Posts Tagged 'learning'

Enduring Discomfort

Whenever we make the effort to free ourselves of an addiction or a habit we no longer need, we are often surprised to find ourselves missing the old pattern as we would a familiar friend. This sounds counterintuitive, because we think we should instinctively gravitate toward that which is good for us. And yet, it makes a lot of sense when you consider that we humans are creatures of habit. This is why we gravitate to people and places—and patterns of behavior–that make us feel comfortable. Therefore, many of the habits we form are not conscious and are based instead on learned behavior from role models who were not always making the healthiest decisions.

Most addictions begin as a way of avoiding feelings that are extremely uncomfortable, so it makes sense that stopping the addiction means, for a time, a fair amount of discomfort. The same, of course, is true of habits that we have developed over time that we are ready to release. Just knowing that this is hard, and having compassion for ourselves as we work through this process, can help us to stay the course when we feel the urge to backtrack. It’s also helpful to remember that in time we will establish new, healthier patterns, and the yearning for the old ones will disappear. Eventually, we will instinctively reach for things that are good for us, and the longing for positive change may form the basis of a new habit.

The only way to get to this new place is to endure a time of difficulty, which is a challenge we can confidently handle, if we remember that it will lead to the change we seek in our lives. Our bodies, hearts, and minds always need time to adjust to a new way of doing things, but they will adapt, and even become our allies, if we remain true to our vision of a new way.

DailyOM

The Kaleidoscope of Life

different-togetherWe tend to gravitate toward people who are the most like us, at least in the ways that make us feel comfortable. But life has its way of bringing us into contact with people who challenge us with their differences. It may be an obvious difference reflected in their outward appearance or an invisible but powerful philosophical stance, but even in our closest circle of friends and family, there are those that confront us with their different ways of experiencing and expressing life. We can choose to resist , but we can also choose to learn from them and appreciate that they too have a place in the kaleidoscope of life.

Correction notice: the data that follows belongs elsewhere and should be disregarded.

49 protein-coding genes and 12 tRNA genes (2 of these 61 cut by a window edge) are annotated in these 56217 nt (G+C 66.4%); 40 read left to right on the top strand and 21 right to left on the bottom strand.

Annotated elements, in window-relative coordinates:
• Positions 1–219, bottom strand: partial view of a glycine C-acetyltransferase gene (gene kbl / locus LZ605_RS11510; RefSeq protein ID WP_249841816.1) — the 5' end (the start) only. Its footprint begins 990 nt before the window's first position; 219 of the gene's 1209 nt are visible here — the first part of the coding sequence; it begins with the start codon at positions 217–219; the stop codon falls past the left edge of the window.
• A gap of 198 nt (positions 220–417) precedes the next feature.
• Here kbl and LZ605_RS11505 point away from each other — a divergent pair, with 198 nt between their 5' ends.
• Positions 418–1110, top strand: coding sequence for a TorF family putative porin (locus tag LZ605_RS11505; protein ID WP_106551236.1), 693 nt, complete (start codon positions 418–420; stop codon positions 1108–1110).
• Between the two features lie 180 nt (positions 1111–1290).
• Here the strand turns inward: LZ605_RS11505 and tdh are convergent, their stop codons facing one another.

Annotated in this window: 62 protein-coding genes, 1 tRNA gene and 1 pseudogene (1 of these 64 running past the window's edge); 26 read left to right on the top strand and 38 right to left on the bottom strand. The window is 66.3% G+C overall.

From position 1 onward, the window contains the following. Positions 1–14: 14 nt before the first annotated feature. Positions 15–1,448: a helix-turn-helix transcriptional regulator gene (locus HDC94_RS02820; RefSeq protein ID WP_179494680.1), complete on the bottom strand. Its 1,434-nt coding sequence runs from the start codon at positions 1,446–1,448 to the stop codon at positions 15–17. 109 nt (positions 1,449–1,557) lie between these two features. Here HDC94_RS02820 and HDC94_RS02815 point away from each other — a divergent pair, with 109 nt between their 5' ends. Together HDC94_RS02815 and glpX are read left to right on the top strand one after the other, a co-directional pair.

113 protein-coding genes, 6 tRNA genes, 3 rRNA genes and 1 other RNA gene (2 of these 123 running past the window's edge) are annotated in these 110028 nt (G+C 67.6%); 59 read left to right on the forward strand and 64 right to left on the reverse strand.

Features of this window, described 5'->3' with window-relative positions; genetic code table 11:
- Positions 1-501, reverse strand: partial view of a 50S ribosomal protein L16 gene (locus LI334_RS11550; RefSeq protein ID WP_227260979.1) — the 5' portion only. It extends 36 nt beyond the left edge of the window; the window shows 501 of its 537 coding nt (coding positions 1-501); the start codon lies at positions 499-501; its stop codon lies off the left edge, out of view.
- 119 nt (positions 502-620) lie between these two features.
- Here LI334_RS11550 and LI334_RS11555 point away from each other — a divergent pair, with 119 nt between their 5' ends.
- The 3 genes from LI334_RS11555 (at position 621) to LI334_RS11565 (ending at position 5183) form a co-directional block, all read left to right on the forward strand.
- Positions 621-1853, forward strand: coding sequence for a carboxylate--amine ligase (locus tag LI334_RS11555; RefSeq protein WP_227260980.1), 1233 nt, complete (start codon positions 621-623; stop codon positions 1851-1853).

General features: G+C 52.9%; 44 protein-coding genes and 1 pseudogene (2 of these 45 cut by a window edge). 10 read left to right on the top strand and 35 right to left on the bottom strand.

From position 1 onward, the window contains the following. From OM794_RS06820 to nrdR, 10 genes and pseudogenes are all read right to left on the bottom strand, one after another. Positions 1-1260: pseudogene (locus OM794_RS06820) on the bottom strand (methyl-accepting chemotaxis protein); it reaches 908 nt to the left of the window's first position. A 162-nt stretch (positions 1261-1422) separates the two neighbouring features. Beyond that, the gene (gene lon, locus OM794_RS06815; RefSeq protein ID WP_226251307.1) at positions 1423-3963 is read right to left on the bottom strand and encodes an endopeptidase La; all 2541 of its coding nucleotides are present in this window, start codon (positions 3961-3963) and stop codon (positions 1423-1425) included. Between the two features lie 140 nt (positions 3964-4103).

As much as we may say that we want peace and quiet and a life without struggle, the truth is that human beings are, at this time, thriving in a world of dualities and challenges. It is how we choose to approach these hurdles that determine if we sail over them, confirming our agility, or trip and end up face down in the dust. And each of us absolutely will and must stumble, and then get up, brush the dust off and carry on. This is how we learn and grow, developing depth of character and shades of understanding. In a world of dualities, we have trouble defining ourselves without something opposite, and can’t discover who we are. Without challenge, there is nothing to do and nothing to discover. That leaves us either in a state of non-being or the state of pure spirit, but as humans, we are spiritual beings experiencing the physical world in all of its startling contrast and beauty.